No matter how much internal resolve you have, you will fail to change your life if you don’t change your environment. This is where the willpower approach fails. The willpower approach doesn’t focus on changing the environment but instead on increasing personal efforts to overcome the current environment. What ends up happening? Eventually, you succumb to your environment despite your greatest efforts to resist. If you want to make any permanent change in your life, willpower won’t get you there. Whether you want to get healthier, stop using social media so much, improve your relationships, be happier, write a book, or start a business?–?willpower won’t help you with any of these things.
Personal progress and achieving success are best approached like you’re overcoming addiction. Because, quite literally, that’s what you’re doing. As human beings, we all have addictions.
I openly admit being addicted to social media, my current belief system, my comfort zone, and my excuses. I’m also addicted to a lot of other behaviors that contradict my goals.
We are all addicted. And the cognitive dissonance is numbing.
If you’re serious about the changes you want to make, willpower won’t be enough. Quite the opposite. Willpower is what’s holding you back.
Willpower is a broken approach to thriving and success
“Willpower is for people who are still uncertain about what they want to do.” ?–?Helia
If you’re required to exert willpower to do something, there is an obvious internal conflict. You want to eat the cookie, but you also want to be healthy. Environment versus goal.
The tension is mounting…
What are you going to do?
Are you going to be strong this time and resist? Or are you going to crumble?
According to psychological research, your willpower is like a muscle. It’s a finite resource that depletes with use. As a result, by the end of your strenuous days, your willpower muscles are exhausted and you’re left to your naked and defenseless self?–?with zero control to stop the night-time munchies and time wasters.
At least, that’s what you’ve been taught.
Clearly, the research on willpower explains human behavior. But only on the surface level?–?the effects. The very fact that willpower is required comes from two more fundamental sources?–?the causes:
1. You don’t know what you want, and are thus internally conflicted.
2. You haven’t committed to something and created conditions that facilitate your commitment.
What do you really want?
“Once you make a decision, the universe conspires to make it happen.”? –?Ralph Waldo Emerson
If your life requires willpower, you haven’t fully determined what you want. Because once you make a decision, the internal debate is over. As Michael Jordan has said, “Once I made a decision, I never thought about it again.”
After you decide what you want, the decision is made. Thus, all future decisions regarding that matter have also been made. No questions.
So, are you serious about this? Or are you just talking? Are you still on the fence, or have you decided?
Until you decide, you’ll be required to use willpower, and will continue making minimal progress.
Are you committed?
What is commitment?
How do you know if you’re truly committed to something?
When it comes to achieving goals, commitment involves:
- Investing upfront
- Making it public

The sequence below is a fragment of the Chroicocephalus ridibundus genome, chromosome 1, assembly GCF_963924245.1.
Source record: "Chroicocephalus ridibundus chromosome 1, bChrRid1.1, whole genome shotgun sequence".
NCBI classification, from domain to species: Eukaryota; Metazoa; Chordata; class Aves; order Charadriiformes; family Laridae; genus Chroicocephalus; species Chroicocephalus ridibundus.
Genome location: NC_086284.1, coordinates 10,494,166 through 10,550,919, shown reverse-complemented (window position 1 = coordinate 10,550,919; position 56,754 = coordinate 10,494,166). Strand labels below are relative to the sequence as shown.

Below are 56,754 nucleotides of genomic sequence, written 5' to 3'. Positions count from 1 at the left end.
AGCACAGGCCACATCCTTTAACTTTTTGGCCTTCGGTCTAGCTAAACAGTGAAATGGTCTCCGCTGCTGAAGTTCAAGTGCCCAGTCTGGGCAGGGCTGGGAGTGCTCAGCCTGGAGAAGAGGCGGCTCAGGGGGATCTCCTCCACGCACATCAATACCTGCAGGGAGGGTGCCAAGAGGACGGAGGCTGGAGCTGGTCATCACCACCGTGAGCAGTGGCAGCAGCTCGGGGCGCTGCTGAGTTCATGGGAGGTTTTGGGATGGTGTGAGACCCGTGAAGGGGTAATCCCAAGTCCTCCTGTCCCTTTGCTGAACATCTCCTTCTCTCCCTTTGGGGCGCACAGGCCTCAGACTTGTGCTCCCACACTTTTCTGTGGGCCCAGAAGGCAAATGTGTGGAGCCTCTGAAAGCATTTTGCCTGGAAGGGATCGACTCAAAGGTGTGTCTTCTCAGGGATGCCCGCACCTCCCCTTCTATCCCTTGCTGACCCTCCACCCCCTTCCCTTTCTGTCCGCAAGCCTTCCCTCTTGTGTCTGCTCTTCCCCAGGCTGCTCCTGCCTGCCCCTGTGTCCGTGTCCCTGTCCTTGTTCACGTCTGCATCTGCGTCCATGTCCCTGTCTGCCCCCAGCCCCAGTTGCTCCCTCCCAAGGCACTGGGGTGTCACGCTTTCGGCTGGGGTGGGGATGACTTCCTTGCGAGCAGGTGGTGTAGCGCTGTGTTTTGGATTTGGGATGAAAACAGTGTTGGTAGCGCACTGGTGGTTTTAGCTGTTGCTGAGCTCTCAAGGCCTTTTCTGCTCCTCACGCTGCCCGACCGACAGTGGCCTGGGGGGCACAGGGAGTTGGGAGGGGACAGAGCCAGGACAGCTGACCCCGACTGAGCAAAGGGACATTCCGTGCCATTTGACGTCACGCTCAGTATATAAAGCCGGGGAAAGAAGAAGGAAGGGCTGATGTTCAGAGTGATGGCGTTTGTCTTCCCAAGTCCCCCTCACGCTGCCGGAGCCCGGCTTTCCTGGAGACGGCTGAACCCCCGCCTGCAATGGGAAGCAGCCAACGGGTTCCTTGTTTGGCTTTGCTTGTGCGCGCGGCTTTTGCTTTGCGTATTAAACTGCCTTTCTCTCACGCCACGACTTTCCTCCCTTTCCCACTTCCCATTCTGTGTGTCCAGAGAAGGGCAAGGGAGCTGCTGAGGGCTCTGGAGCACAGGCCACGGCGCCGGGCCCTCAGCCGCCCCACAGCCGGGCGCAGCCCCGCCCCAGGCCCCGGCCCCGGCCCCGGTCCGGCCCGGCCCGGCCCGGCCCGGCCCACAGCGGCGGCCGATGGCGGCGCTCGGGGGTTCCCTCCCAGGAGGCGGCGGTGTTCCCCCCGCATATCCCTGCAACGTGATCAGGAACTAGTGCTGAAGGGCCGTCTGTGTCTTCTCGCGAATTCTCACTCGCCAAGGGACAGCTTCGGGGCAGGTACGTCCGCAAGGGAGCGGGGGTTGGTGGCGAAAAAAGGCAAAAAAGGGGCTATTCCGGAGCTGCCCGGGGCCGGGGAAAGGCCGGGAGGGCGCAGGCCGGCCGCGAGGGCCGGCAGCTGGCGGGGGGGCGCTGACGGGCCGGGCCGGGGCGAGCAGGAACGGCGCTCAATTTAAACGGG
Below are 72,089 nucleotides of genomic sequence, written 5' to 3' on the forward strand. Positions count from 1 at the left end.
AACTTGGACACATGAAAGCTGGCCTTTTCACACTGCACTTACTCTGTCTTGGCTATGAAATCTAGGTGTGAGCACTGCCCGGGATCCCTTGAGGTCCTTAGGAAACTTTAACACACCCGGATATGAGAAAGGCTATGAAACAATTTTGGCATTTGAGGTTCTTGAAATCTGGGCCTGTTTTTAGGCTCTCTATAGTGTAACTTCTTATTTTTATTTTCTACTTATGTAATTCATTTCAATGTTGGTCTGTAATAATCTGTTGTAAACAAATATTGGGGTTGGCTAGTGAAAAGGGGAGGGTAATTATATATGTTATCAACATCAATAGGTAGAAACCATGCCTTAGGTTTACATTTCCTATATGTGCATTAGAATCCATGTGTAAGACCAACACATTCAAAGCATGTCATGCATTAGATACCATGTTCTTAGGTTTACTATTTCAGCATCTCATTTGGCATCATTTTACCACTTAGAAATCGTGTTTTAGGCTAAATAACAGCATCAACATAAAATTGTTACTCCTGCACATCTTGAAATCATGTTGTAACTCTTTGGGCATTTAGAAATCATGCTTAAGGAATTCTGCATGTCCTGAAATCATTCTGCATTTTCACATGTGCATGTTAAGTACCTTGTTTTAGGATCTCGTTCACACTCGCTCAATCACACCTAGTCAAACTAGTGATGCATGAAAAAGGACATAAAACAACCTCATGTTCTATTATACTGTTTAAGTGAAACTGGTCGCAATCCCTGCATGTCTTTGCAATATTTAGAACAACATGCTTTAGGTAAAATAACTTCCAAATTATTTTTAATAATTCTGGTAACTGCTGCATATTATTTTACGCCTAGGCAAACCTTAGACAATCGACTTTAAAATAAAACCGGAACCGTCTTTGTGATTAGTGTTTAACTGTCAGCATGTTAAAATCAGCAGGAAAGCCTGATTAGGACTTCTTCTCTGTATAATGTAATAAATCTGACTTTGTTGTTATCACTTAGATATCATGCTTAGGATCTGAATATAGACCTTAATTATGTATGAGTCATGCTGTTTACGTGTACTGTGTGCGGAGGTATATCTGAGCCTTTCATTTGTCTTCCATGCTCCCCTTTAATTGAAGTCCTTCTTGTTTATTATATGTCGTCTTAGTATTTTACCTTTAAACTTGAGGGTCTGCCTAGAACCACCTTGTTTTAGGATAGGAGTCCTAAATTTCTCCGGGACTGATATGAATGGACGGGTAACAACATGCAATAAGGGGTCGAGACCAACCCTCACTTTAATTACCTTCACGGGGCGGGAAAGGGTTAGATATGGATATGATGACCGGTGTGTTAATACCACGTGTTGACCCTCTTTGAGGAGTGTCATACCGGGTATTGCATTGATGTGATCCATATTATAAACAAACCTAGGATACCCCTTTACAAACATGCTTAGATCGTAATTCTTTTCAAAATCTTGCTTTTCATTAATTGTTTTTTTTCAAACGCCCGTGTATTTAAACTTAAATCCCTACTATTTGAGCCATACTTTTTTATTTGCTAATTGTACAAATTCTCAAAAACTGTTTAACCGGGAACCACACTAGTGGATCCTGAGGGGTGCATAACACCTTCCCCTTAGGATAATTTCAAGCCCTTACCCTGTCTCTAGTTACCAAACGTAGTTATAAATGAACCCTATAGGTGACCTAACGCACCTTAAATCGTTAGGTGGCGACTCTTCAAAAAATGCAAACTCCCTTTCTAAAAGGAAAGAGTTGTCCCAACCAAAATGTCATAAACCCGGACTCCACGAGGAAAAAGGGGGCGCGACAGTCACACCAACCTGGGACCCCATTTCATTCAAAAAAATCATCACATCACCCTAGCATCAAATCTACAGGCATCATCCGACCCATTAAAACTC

- Setting a timeline
- Installing several forms of feedback/accountability
- Removing or altering everything in your environment that opposes your commitment
If you’re truly committed to something, in your mind, it’s as though you’ve already succeeded. All doubt and disbelief are gone.
If you’re committed to running a marathon, you’re going to put everything in place to make sure it happens. You’re not going to leave it up to chance.
You’re going to start by signing up for a race (investment). You’re going to make it public (phase one of accountability). You’re going to get a running partner who holds you accountable. You’re going to track your progress (feedback) and recount your progress to your accountability partner. Lastly, you’re going to remove things in your life that keep you from running.
Commitment means you build external defense systems around your goals. Your internal resolve, naked to an undefended and opposing environment, is not commitment.
Creating conditions that make success inevitable
The environment is more powerful than your internal resolve. As a human being, you always take on the form of the environments in which you continually place yourself.
Consequently, the best use of your choices is consciously designing environments that facilitate your commitments. Actually, if you’re really committed to something, this is exactly what you’ll do.
If you’re trying to stop drinking alcohol, you must stop being 1) around people who drink alcohol, and 2) at places that serve alcohol. Your willpower will fail if you don’t. You need to truly decide you’re done, to commit, and then to create an environment to make the success of your commitment inevitable.
If you want to become a professional rock climber, you need to surround yourself with professional rock climbers and orient your whole lifestyle to that goal.
This is how evolution works. We adapt to our environments. Thus, conscious evolution involves purposefully choosing or creating environments that mold us into the person we want to become.
Everything in life is a natural and organic process. We adapt and evolve based on the environments we select. You are who you are because of your environment. Want to change? Then change your environment. Stop the willpower madness already.
“The secret of getting ahead is getting started.” ~Mark Twain
We all have big dreams, big goals, and big ideas on what we think our life should look like, or how we think life will end up.
Some of us meticulously plan out our lives, envisioning and letting ourselves daydream as we think about all the stuff we’d love to accomplish. I’d wager that our plans include some pretty big things in life that would make us feel pretty proud.
The problem is, a lot of us have trouble reaching the potential we’ve set for ourselves. Time kind of flies by, and we end up looking back and wondering what went wrong.
Well, one reason stands out like a sore thumb: We never really get started doing the things we truly want to do. We’re all guilty of it, and that includes me.
I’ve cooked up dozens (literally dozens) of ideas or things I wanted to try over the years. How many did I actually try? Far less than dozens; let’s just say the ratio isn’t exactly working in my favor.
Now, as time has gone by, I’ve been able to explore more of them. But as you know, some of them got shelved for good. I probably don’t even remember half of the things I wanted to try and never did.